(RS) 2477 and Western lands

Several Western states, including Utah and Colorado, have been ground zero for state vs. federal government clashes over road closures by federal agencies, such as the Bureau of Land Management (BLM) and the U.S. Forest Service (USFS).  Closures of existing roads and trails can be due to seasonal conditions or repairs, but they are often arbitrary, hindering hikers, hunters, off-roaders, and sightseers from accessing public lands.

Last year, two elected officials from San Juan County, Utah, were fined nearly $100K and sentenced to brief stints in federal prison for taking part in a four-wheeler “freedom ride” on a trail in Recapture Canyon, which the BLM claimed was closed to motorized traffic.

County commissioner Phil Lyman and Monticello city councilman Monte Wells fought the federal government in court partly on the basis that the trail in Recapture Canyon is protected by Revised Statute-2477 (RS-2477) because it was built long before 1976, when the Federal Land Management and Policy Act (FLPMA) essentially gave Washington, D.C. control over public lands in the West not owned by the states or private interests.  Although Lyman and Wells lost their battle against the feds in this case, other litigants and municipal authorities have used RS-2477 to successfully battle federal road closures on public lands.

RS-2477 is the federal law established in 1866 that authorized the construction of roads across federal public lands.  The purpose of RS-2477 was to help settlers in the West establish trade routes and build local roads and highways, as well as cut trails to access homesteads, mines, timber, and other essential resources.

A great deal of confusion has arisen because some mistakenly believe that the 1976 law, FLPMA, repealed RS-2477.  However, Section 701 of FLPMA states, “Nothing in this Act or any amendment made by this Act, shall be construed as terminating any valid right-of-way or other land use right or authorization existing on the date of approval of this Act.,” making it clear that all rights-of-way created prior to 1976 remain protected and accessible to the public.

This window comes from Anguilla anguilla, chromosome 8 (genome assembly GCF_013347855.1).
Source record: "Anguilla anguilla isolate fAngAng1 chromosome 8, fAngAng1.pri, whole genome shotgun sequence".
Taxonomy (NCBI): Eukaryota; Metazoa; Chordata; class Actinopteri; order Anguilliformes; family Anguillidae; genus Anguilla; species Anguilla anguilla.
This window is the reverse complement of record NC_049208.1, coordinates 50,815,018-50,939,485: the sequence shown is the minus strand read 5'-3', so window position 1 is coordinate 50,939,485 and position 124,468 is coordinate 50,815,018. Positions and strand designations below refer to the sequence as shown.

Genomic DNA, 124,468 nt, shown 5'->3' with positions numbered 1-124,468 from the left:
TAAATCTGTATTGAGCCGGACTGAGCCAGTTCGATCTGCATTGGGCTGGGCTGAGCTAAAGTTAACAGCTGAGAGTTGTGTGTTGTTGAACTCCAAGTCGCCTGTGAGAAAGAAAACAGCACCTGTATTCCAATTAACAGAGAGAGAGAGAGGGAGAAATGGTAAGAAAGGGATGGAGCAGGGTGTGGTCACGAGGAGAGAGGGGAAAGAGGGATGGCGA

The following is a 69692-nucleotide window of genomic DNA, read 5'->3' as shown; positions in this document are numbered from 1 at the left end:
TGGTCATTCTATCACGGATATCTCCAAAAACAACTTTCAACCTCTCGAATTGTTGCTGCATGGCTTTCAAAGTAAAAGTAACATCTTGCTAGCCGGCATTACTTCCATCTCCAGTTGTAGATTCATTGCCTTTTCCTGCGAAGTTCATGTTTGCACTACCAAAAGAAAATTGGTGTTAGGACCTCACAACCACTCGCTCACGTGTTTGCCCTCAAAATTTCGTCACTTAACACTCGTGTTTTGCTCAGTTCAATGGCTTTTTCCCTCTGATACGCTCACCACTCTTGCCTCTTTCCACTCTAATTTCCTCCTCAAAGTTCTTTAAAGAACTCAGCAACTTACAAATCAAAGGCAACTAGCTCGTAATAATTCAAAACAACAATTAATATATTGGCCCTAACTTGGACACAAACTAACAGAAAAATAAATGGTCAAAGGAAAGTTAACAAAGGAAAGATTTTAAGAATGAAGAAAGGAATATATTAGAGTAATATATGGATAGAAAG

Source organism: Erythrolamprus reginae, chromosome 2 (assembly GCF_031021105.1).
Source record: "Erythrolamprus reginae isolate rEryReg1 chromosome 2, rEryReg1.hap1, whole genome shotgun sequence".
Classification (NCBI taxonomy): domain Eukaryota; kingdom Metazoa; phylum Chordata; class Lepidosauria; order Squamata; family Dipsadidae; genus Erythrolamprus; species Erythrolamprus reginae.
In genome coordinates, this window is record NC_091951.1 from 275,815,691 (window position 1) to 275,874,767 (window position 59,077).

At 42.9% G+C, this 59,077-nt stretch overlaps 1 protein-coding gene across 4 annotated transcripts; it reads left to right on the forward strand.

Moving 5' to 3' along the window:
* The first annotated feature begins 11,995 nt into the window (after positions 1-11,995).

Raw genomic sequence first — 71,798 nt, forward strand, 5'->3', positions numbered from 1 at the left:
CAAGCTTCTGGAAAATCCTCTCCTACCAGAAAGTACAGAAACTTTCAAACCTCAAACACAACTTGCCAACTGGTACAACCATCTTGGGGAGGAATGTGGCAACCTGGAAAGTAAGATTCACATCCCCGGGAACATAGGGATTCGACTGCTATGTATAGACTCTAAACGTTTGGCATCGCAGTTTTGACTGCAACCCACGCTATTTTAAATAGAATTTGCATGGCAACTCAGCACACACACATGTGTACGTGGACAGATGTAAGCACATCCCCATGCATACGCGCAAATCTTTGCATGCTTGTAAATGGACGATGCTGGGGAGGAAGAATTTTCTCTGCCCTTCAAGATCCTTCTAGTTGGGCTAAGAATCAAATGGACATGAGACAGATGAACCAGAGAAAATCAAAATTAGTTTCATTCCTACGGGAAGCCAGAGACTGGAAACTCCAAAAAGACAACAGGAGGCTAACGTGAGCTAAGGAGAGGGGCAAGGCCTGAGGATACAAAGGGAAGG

Over the years, federal agencies, as well as private land holders, have illegally closed RS-2477 roads, stirring up controversies and conflicts in counties across the West.  Although both governmental and nongovernmental organizations have fought the feds using RS-2477, litigating against the federal government over road closures on public lands can be an onerous and costly process.

One attorney from Colorado is trying to turn the tables using RS-2477.

James Beckwith is an attorney specializing in road law and RS-2477.  With decades of experience under his belt, he has created a process using constitutional law and historical documents to fight the BLM and USFS when they close roads, making it impossible to access the public lands that purportedly belong to everyone.  More than providing mere legal representation, Beckwith has created a process using historical surveyor plats, archived newspaper stories and photographs, county maps, land deeds, county road maintenance logs, previous petitions to vacate public rights-of-way, and other documentation to build a case for argument against federal road closures.

Numerous organizations such as Public Lands Access Association (PLAA), headquartered in western Colorado, are devoted to assisting complainants, which may be individuals or governing bodies, reopen disputed roads and trails.  The role of organizations such as PLAA is to research road history and formulate a documented body of evidence to prove that disputed rights-of-way are protected by RS-2477.